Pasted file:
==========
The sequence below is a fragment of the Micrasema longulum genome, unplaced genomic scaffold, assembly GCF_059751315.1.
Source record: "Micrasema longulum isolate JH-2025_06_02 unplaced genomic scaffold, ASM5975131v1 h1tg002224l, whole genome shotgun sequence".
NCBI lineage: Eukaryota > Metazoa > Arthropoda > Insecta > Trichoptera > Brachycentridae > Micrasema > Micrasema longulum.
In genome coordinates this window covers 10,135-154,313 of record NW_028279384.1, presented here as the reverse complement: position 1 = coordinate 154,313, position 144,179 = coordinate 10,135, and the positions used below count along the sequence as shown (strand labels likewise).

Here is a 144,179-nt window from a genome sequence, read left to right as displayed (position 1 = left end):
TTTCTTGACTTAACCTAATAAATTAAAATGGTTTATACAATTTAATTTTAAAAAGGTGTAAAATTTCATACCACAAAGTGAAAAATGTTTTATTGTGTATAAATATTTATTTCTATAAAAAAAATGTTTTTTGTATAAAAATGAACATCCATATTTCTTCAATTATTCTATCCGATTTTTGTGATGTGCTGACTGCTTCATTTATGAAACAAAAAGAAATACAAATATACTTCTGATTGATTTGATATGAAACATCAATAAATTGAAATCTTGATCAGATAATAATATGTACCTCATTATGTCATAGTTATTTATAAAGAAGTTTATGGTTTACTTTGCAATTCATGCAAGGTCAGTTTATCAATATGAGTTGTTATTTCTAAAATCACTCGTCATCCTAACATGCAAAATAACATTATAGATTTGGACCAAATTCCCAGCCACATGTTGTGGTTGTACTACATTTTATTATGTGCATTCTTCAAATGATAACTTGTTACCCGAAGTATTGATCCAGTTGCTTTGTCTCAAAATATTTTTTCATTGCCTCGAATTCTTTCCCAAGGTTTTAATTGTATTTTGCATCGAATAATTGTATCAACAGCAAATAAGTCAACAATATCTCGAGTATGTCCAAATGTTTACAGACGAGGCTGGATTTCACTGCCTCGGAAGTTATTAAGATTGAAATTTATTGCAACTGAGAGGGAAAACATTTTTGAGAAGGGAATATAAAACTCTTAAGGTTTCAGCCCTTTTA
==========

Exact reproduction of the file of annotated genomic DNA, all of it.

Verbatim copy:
The sequence below is a fragment of the Micrasema longulum genome, unplaced genomic scaffold, assembly GCF_059751315.1.
Source record: "Micrasema longulum isolate JH-2025_06_02 unplaced genomic scaffold, ASM5975131v1 h1tg002224l, whole genome shotgun sequence".
NCBI lineage: Eukaryota > Metazoa > Arthropoda > Insecta > Trichoptera > Brachycentridae > Micrasema > Micrasema longulum.
In genome coordinates this window covers 10,135-154,313 of record NW_028279384.1, presented here as the reverse complement: position 1 = coordinate 154,313, position 144,179 = coordinate 10,135, and the positions used below count along the sequence as shown (strand labels likewise).

Here is a 144,179-nt window from a genome sequence, read left to right as displayed (position 1 = left end):
TTTCTTGACTTAACCTAATAAATTAAAATGGTTTATACAATTTAATTTTAAAAAGGTGTAAAATTTCATACCACAAAGTGAAAAATGTTTTATTGTGTATAAATATTTATTTCTATAAAAAAAATGTTTTTTGTATAAAAATGAACATCCATATTTCTTCAATTATTCTATCCGATTTTTGTGATGTGCTGACTGCTTCATTTATGAAACAAAAAGAAATACAAATATACTTCTGATTGATTTGATATGAAACATCAATAAATTGAAATCTTGATCAGATAATAATATGTACCTCATTATGTCATAGTTATTTATAAAGAAGTTTATGGTTTACTTTGCAATTCATGCAAGGTCAGTTTATCAATATGAGTTGTTATTTCTAAAATCACTCGTCATCCTAACATGCAAAATAACATTATAGATTTGGACCAAATTCCCAGCCACATGTTGTGGTTGTACTACATTTTATTATGTGCATTCTTCAAATGATAACTTGTTACCCGAAGTATTGATCCAGTTGCTTTGTCTCAAAATATTTTTTCATTGCCTCGAATTCTTTCCCAAGGTTTTAATTGTATTTTGCATCGAATAATTGTATCAACAGCAAATAAGTCAACAATATCTCGAGTATGTCCAAATGTTTACAGACGAGGCTGGATTTCACTGCCTCGGAAGTTATTAAGATTGAAATTTATTGCAACTGAGAGGGAAAACATTTTTGAGAAGGGAATATAAAACTCTTAAGGTTTCAGCCCTTTTA